In this week’s Mortgage Interest Rate Survey, according to Freddie Mac rates jumped another 5 basis points or .5/100%. “The interest rates on fixed-rate mortgages increased further following stronger growth in orders for durable goods,” said Frank Nothaft, Freddie Mac vice president and chief economist. “Recent reports have indicated that economic growth outside of the housing market remains robust, with a healthy consumer sector and improving business spending.”
Freddie Mac released its May 31st, 2007 weekly results of the Primary Mortgage Market Survey, (PMMS), with interest rates for the following programs:
* 30-year fixed-rate mortgage (FRM) averaged 6.42 percent with an average 0.4 point for the week ending May 31, 2007, up from last week when it averaged 6.37 percent. Last year at this time, the 30-year FRM averaged 6.67 percent.
* The 15-year FRM this week averaged 6.12 percent with an average 0.4 point, up from last week when it averaged 6.06 percent. A year ago, the 15-year FRM averaged 6.26 percent.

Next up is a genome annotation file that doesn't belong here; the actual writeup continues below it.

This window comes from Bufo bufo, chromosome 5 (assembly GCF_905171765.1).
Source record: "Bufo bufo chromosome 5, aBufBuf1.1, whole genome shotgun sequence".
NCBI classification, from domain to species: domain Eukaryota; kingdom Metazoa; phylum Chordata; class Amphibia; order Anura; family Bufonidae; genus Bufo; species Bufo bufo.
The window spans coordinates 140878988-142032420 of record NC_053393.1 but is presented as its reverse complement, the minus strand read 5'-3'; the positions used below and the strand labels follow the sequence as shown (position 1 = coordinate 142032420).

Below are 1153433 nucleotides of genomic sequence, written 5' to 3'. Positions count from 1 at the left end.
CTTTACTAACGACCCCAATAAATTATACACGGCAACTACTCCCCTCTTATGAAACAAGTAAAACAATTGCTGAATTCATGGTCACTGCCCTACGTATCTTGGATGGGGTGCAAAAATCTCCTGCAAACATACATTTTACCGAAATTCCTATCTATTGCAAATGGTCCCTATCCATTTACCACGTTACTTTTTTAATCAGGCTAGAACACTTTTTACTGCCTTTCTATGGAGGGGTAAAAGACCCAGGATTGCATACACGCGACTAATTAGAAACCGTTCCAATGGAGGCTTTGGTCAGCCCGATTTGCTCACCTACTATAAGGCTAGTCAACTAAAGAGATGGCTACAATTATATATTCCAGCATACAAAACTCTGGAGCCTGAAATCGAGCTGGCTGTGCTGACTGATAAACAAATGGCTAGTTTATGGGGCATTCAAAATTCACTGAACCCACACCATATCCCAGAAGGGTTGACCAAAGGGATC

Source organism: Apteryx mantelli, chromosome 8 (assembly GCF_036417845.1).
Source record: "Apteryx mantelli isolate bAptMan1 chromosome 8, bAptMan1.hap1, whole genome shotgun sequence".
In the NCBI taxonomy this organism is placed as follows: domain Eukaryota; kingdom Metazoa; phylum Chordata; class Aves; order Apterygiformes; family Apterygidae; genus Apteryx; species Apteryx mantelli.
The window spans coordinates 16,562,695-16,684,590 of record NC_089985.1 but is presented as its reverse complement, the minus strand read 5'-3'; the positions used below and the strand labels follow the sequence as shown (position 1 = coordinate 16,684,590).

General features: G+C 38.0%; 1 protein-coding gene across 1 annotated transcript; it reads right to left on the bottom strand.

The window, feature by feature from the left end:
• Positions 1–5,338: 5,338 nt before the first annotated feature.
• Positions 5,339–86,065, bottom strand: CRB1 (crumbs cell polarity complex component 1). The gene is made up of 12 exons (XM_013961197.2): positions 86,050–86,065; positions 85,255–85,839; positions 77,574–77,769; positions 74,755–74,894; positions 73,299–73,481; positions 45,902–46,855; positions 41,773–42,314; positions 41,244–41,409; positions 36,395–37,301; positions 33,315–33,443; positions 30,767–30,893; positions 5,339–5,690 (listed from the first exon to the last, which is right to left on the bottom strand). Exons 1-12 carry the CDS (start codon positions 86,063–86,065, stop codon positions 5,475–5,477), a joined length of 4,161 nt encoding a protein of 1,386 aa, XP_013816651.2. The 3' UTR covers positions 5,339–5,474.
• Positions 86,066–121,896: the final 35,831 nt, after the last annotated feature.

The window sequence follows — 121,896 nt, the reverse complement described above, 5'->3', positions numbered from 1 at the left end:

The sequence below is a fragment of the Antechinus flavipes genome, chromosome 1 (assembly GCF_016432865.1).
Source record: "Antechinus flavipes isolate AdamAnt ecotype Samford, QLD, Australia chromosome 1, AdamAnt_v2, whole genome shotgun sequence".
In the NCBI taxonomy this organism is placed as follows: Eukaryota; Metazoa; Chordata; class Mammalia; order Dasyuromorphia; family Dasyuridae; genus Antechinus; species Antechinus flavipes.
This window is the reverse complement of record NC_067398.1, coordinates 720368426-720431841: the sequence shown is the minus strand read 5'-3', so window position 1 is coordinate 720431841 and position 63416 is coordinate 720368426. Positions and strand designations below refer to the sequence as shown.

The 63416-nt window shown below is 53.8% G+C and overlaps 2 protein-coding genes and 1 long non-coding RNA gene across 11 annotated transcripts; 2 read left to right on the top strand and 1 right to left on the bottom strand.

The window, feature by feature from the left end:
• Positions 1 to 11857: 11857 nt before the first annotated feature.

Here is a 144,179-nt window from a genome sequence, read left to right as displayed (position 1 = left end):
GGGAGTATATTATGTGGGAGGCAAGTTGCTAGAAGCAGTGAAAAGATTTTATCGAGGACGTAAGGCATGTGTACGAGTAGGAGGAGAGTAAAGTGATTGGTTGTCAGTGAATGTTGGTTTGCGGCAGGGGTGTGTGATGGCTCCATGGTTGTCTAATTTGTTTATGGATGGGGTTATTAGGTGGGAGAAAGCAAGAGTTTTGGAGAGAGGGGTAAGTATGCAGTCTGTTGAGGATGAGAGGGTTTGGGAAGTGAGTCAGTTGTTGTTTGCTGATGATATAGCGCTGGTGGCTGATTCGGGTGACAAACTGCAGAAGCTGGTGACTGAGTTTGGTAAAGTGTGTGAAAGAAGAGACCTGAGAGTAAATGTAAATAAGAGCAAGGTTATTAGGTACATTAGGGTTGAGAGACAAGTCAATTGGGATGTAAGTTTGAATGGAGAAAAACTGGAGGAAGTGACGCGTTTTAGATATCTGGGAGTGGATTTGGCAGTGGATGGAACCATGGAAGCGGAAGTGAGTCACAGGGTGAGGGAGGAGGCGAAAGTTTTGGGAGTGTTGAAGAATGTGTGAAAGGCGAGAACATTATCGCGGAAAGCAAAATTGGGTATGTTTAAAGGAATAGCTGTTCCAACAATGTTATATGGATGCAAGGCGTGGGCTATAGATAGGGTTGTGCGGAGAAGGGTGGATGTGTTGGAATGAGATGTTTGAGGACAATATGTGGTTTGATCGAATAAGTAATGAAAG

* Five-year Treasury-indexed hybrid adjustable-rate mortgages (ARMs) averaged 6.19 percent this week, with an average 0.5 point, up from last week when it averaged 6.02 percent. A year ago, the 5-year ARM averaged 6.26 percent.
* One-year Treasury-indexed ARMs actually fell from 5.64 percent to 5.57 percent this week with an average 0.6 point. At this time last year, the 1-year ARM averaged 5.68 percent.
There was a truckload of economic data this morning, and it was overwhelmingly positive on the economy. “The rate rise resumed today on news that May payrolls exceeded already-strong expectations, up by 157,000 jobs, unemployment still a dead-low 4.5%; and the purchasing managers’ index of manufacturing continued its recovery, up to 55 from near stall only sixty days ago,” says Lou Barnes of Boulder West Mortgage Credit News in his weekly commentary on the mortgage market.
“April’s total home sales (including condominiums and co-ops) were below the pace of last year, and the S&P/Case-Shillers’ 20-market composite index shows home values off by 1.4 percent over the year ending March.” Says Lou Barnes, the OFHEO House Price Index (the best of the bunch, worth study at OFHEO) had a .5% gain in prices from the 4th quarter 2006 to the 1st of 2007, and a 4.5% increase year-over-year. Across these two studies, ‘flat’ is the statistically significant word for prices.”